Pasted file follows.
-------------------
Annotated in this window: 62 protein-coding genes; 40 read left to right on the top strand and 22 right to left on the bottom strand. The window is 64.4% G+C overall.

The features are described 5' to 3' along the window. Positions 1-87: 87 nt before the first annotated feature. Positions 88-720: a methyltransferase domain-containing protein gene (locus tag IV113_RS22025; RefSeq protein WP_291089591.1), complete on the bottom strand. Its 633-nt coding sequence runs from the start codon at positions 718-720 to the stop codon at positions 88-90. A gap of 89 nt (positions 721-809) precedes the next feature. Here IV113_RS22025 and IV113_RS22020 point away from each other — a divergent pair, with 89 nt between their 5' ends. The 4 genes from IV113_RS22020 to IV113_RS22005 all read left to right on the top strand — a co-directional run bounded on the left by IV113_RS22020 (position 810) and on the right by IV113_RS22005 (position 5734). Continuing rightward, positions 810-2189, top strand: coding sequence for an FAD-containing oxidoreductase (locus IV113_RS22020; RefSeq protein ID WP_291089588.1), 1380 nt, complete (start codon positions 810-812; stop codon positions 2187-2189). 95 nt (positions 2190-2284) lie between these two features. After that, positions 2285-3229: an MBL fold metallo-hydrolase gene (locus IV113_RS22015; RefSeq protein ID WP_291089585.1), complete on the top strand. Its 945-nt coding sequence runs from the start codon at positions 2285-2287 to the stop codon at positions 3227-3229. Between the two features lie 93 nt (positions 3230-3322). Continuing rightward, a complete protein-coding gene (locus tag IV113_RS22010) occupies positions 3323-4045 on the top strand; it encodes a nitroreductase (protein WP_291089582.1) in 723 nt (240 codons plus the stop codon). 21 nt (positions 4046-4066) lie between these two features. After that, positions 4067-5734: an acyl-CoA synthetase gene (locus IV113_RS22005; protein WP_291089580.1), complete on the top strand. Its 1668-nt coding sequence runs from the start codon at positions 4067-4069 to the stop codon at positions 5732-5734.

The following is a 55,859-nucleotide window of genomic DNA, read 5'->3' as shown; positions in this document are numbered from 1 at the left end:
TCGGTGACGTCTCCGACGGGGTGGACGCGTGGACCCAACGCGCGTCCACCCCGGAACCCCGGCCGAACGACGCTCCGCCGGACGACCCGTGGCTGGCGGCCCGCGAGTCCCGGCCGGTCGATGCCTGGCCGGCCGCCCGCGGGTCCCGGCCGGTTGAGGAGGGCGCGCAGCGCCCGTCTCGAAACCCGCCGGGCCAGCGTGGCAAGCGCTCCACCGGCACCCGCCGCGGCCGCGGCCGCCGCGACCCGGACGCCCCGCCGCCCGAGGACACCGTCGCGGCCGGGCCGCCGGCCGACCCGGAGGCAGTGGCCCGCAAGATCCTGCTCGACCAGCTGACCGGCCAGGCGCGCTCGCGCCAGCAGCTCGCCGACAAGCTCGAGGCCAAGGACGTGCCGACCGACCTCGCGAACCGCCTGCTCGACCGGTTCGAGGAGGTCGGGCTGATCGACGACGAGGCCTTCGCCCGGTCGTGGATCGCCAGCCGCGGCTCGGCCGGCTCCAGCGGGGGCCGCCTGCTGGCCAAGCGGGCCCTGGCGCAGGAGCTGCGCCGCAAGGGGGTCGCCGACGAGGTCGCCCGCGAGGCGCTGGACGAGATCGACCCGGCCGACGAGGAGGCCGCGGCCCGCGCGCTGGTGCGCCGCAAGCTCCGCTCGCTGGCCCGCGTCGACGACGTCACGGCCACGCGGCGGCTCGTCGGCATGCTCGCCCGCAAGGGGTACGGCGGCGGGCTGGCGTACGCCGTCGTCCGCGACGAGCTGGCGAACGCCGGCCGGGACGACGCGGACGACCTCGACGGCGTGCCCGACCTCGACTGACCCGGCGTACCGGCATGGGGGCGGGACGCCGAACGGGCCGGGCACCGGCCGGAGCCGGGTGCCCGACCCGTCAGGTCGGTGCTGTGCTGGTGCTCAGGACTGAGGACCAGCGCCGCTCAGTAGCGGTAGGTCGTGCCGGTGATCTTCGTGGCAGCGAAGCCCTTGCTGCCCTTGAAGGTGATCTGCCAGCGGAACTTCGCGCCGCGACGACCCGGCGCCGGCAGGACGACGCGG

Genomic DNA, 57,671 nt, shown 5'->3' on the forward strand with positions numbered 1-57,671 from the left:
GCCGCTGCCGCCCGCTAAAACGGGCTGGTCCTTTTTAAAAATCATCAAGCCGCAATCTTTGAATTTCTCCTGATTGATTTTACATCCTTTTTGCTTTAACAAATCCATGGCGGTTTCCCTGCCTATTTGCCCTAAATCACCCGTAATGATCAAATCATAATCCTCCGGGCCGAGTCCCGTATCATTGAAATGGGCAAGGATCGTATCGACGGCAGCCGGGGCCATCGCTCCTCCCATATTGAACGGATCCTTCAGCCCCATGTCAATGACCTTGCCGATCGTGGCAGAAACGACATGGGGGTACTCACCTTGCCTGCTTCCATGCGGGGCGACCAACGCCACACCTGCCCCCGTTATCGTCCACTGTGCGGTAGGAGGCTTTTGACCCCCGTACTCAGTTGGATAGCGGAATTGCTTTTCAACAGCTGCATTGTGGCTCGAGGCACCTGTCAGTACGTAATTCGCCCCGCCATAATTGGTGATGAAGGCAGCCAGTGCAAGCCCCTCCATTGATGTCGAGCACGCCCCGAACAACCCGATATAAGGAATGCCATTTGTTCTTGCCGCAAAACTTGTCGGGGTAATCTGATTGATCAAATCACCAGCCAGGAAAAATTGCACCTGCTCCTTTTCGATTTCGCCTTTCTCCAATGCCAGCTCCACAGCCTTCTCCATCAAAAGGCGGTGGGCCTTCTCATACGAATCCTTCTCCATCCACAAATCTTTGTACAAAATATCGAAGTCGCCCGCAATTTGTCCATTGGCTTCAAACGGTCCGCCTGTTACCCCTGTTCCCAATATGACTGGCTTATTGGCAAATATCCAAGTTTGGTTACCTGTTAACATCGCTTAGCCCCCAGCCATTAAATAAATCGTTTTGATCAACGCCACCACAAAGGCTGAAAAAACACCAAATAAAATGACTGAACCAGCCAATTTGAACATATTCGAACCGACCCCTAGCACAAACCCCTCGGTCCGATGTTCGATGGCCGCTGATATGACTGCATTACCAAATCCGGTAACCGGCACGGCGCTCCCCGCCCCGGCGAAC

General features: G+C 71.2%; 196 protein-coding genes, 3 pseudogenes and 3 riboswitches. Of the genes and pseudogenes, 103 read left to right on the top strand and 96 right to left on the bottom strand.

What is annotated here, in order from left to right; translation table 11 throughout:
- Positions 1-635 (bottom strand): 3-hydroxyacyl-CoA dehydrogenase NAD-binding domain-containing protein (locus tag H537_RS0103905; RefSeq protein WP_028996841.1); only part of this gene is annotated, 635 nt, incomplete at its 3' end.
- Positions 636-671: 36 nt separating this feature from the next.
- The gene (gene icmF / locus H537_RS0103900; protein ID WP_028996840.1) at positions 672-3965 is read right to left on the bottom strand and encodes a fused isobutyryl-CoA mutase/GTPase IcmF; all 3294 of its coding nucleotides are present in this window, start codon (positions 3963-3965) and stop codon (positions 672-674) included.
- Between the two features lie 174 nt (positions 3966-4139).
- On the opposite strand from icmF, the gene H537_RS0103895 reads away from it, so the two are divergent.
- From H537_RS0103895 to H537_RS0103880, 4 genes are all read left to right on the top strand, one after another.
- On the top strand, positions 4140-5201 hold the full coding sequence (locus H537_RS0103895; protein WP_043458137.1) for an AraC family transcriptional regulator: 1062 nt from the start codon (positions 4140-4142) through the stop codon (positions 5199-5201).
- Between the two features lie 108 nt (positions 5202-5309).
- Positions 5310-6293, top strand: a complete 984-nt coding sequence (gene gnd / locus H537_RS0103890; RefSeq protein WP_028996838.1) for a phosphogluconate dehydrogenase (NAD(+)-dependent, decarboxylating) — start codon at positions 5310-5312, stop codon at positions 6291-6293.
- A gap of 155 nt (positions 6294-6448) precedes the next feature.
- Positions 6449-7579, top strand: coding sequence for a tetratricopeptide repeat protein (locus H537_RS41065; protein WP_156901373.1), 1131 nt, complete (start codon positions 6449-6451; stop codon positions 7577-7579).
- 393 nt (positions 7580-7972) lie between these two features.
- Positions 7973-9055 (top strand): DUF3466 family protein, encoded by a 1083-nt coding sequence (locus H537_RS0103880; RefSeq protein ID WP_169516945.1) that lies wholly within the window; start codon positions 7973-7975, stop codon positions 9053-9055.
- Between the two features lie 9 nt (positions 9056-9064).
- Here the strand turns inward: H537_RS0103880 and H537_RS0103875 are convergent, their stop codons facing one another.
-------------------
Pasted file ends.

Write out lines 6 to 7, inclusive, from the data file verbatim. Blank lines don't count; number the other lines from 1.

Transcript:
GCCGCTGCCGCCCGCTAAAACGGGCTGGTCCTTTTTAAAAATCATCAAGCCGCAATCTTTGAATTTCTCCTGATTGATTTTACATCCTTTTTGCTTTAACAAATCCATGGCGGTTTCCCTGCCTATTTGCCCTAAATCACCCGTAATGATCAAATCATAATCCTCCGGGCCGAGTCCCGTATCATTGAAATGGGCAAGGATCGTATCGACGGCAGCCGGGGCCATCGCTCCTCCCATATTGAACGGATCCTTCAGCCCCATGTCAATGACCTTGCCGATCGTGGCAGAAACGACATGGGGGTACTCACCTTGCCTGCTTCCATGCGGGGCGACCAACGCCACACCTGCCCCCGTTATCGTCCACTGTGCGGTAGGAGGCTTTTGACCCCCGTACTCAGTTGGATAGCGGAATTGCTTTTCAACAGCTGCATTGTGGCTCGAGGCACCTGTCAGTACGTAATTCGCCCCGCCATAATTGGTGATGAAGGCAGCCAGTGCAAGCCCCTCCATTGATGTCGAGCACGCCCCGAACAACCCGATATAAGGAATGCCATTTGTTCTTGCCGCAAAACTTGTCGGGGTAATCTGATTGATCAAATCACCAGCCAGGAAAAATTGCACCTGCTCCTTTTCGATTTCGCCTTTCTCCAATGCCAGCTCCACAGCCTTCTCCATCAAAAGGCGGTGGGCCTTCTCATACGAATCCTTCTCCATCCACAAATCTTTGTACAAAATATCGAAGTCGCCCGCAATTTGTCCATTGGCTTCAAACGGTCCGCCTGTTACCCCTGTTCCCAATATGACTGGCTTATTGGCAAATATCCAAGTTTGGTTACCTGTTAACATCGCTTAGCCCCCAGCCATTAAATAAATCGTTTTGATCAACGCCACCACAAAGGCTGAAAAAACACCAAATAAAATGACTGAACCAGCCAATTTGAACATATTCGAACCGACCCCTAGCACAAACCCCTCGGTCCGATGTTCGATGGCCGCTGATATGACTGCATTACCAAATCCGGTAACCGGCACGGCGCTCCCCGCCCCGGCGAAC

General features: G+C 71.2%; 196 protein-coding genes, 3 pseudogenes and 3 riboswitches. Of the genes and pseudogenes, 103 read left to right on the top strand and 96 right to left on the bottom strand.